More time to smell the cut roses

Many years ago, the Baltimore-born and internationally known interior designer Billy Baldwin advised that people not put an arrangement of fresh flowers in the guest room if guests are staying more than two nights, because the flowers would look tired before the guests had gone.

(Being a bit perverse myself, my thinking is that the look of the flowers would reflect the fatigue of the hosts, and the guests would start packing.)


There is nothing prettier than a bouquet of flowers in the house, and we'd all like it to look fresh for more than two days.

Some flowers naturally last longer than others, but there are techniques to help others hold up. While most flowers do fairly well in room-temperature water, some require different measures, such as hot water or burning the stems.


Jean Hook Baetjer, author of "Fitness for Flowers," a guide to making cut flowers last (Irvine Natural Science Center, 1986), advises picking flowers early in the morning or late afternoon and even recommends taking a container of water with you when you pick.

Because land development has greatly diminished the wildflower supply, she urges you not to pick any wildflowers at all, or at least to take a guidebook with you so that you won't ignorantly plunder an endangered species, and to leave many more flowers than you take.

Generally, cut the flowers on a sharp angle in order to expose the stems to the greatest possible water supply. Remove any foliage that would sit in the water. Add a little sugar to the water; it has the same effect on flowers that a chocolate bar has on us. Also add a few drops of bleach to your water. It keeps the algae (and smell) down. This applies to Christmas arrangements that you might keep for several weeks. Most woody stems should be split.

Change water daily, lifting the flowers out -- flower spikes and all. Pour out the old water and replace it with fresh room-temperature water. Snipping the stems to open a new surface to water is even better.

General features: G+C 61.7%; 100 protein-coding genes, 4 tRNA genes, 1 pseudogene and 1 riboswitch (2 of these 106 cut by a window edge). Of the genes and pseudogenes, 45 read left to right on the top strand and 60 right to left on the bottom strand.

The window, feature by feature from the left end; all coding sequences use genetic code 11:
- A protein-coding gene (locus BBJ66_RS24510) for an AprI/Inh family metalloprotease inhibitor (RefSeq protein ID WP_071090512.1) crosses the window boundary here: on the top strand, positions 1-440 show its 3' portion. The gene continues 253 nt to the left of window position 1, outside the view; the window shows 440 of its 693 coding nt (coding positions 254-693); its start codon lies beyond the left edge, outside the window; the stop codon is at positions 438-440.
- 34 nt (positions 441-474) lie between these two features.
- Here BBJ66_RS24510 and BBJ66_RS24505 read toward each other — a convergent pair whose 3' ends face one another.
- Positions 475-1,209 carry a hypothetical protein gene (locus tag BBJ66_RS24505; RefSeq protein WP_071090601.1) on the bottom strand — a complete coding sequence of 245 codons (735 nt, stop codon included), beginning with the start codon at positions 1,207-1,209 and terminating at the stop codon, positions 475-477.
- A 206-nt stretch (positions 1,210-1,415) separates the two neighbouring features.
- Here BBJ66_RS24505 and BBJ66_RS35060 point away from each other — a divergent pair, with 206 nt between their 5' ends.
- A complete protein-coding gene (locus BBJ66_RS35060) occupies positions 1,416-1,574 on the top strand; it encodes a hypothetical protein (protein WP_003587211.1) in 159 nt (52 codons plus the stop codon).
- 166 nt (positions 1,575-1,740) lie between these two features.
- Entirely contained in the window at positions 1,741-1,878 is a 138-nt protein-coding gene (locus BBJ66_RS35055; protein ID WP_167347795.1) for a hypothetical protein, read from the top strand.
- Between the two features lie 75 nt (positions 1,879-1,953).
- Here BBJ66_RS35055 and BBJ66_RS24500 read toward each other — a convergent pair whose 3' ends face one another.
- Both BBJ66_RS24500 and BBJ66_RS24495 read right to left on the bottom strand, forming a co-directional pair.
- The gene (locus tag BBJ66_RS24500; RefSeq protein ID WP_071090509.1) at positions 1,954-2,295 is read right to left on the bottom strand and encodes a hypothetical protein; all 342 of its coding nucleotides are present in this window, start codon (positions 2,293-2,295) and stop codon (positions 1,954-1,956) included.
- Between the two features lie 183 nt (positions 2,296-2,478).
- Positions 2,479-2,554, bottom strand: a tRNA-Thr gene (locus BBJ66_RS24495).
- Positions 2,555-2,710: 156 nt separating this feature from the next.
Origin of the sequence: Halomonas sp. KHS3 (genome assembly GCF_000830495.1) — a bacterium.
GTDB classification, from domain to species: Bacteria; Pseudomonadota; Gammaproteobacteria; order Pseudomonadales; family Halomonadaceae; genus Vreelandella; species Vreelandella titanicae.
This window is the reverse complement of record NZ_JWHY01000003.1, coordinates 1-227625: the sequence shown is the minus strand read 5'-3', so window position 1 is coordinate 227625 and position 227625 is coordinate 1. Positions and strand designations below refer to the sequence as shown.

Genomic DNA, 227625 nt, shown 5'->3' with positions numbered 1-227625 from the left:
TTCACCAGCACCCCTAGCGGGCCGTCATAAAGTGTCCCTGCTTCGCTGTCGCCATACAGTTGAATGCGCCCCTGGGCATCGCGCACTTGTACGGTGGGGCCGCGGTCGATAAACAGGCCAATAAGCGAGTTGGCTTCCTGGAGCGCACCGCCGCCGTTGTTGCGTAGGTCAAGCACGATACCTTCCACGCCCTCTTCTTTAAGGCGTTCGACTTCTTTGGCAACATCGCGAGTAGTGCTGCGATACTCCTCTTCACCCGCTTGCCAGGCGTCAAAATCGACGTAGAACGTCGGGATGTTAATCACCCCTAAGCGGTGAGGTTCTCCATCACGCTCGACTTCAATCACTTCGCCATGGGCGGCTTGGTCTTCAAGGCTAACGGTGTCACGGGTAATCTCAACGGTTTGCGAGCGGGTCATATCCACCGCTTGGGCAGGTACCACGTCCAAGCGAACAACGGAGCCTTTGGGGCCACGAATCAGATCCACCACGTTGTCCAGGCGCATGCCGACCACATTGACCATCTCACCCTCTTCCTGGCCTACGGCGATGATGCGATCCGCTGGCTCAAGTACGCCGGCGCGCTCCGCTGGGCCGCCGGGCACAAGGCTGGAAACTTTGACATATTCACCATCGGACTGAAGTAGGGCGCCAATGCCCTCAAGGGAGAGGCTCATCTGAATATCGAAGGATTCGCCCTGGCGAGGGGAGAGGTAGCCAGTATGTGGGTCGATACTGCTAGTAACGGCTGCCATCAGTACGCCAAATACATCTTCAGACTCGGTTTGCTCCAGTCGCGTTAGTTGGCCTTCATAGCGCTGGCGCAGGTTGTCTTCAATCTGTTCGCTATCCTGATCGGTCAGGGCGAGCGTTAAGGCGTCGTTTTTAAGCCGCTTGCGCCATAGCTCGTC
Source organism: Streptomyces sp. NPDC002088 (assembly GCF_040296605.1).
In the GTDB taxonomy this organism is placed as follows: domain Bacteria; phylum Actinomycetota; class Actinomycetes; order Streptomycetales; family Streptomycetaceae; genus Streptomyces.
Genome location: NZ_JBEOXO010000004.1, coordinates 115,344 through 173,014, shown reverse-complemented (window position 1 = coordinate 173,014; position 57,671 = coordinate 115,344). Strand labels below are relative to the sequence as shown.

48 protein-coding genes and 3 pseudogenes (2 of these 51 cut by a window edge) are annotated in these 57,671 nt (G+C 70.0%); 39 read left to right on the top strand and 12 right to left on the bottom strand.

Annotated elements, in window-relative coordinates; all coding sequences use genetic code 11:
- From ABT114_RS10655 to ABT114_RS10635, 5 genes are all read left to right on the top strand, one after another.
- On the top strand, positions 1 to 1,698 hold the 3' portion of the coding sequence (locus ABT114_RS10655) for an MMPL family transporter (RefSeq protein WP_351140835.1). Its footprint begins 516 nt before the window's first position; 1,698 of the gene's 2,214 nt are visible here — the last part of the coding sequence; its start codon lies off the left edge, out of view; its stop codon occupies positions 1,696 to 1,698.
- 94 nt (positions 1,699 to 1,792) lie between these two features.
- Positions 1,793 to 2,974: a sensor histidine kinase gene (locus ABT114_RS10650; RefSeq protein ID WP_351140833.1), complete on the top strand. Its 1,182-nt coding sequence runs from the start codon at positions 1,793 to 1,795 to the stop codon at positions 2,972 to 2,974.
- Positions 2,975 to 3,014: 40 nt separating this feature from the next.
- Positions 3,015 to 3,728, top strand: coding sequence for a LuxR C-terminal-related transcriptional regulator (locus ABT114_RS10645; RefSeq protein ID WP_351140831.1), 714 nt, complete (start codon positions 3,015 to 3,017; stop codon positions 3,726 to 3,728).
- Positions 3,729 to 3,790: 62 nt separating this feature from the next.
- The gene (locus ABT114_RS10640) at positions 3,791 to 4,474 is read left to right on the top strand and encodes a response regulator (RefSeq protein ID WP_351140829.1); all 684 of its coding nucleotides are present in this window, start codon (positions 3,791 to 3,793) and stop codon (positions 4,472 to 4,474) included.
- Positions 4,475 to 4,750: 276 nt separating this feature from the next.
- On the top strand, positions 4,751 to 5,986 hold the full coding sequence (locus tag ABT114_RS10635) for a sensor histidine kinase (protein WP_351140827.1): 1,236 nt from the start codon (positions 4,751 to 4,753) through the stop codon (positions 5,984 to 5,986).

A deep vase of water will keep the flowers fresh longer than a shallow one; if you're determined to have a low one, condition the flowers first in deep water for several hours or overnight.

Some flowers, flowering shrubs and trees need extra, even Byzantine, steps of care. The stems of poppies, hollyhocks and hydrangeas should be charred to seal them before they're put in water. (And hydrangeas then like 3 inches of boiling water with a teaspoon of vinegar, followed by a dousing of warm water and finally, cold water.)

When cutting material that must be charred, take kitchen or fireplace matches or a lighter with you. Hostas, both leaves and flowers, do best in cold water, but the stems of heliotrope, euphorbia, campanula, peonies (Paeonia) and snapdragons (Antirrhinum) require hot or boiling water to open their pores before being put in cold water.

Other flowers have their own finicky ways. Peonies and morning glories don't like metal containers. Many roses should be soaked in hot water with 3 teaspoons of sugar, 2 tablespoons of vinegar and 3 tablespoons of bleach. And, like some of us, certain flowers -- including tulips, azalea and clematis -- perk up with a little gin.



* "Fitness for Flowers: How to Make Cut Flowers and Foliage Last Longer," by Jean Hook Baetjer (Irvine Natural Science Center, 1986)

* "The Southern Book of Lists: The Best Plants for All Your Needs, Wants, and Whims," by Lois Trigg Chaplin (Taylor Publishing Company, 1994)

* "The Book of Fresh Flowers: A Complete Guide to Selecting & Arranging," by Malcolm Hillier (Simon and Schuster, 1988)


Amaryllis hybrids


Butterfly weed (Asclepias tuberosa)


Carnation (Dianthus caryophyllus)

China aster (Callistephus chinensis)


Cosmos (Cosmos bipinnatus)


Gayfeather (Liatris spicata)

Globe thistle (Echinops)

Goldenrod (Solidago)

Heliopsis (Heliopsis helianthoides)

Michaelmas daisy (Aster novae-angliae)

Purple coneflower (Echinacea purpurea)


Snapdragon (Antirrhinum majus)

Yarrow (Achillea species)



Bee balm (Monarda)

Butterfly bush (Buddleia)



Lenten rose (Helleborus orientalis)

Poppy (Papaver)

Sweet pea (Lathyrus odorata)


* Cut flowers in the morning or late afternoon.


* Use sharp pruners to get a clean cut.

* Immediately put the stems in lukewarm water.

* Remove the leaves from the bottom part of the stems so no leaves are underwater.

* To perk up limp flowers, place the bouquet in the refrigerator for an hour.

* Keep bouquets out of direct sunlight.

* Change the water daily.


* Remove faded blooms to keep the bouquet looking fresh.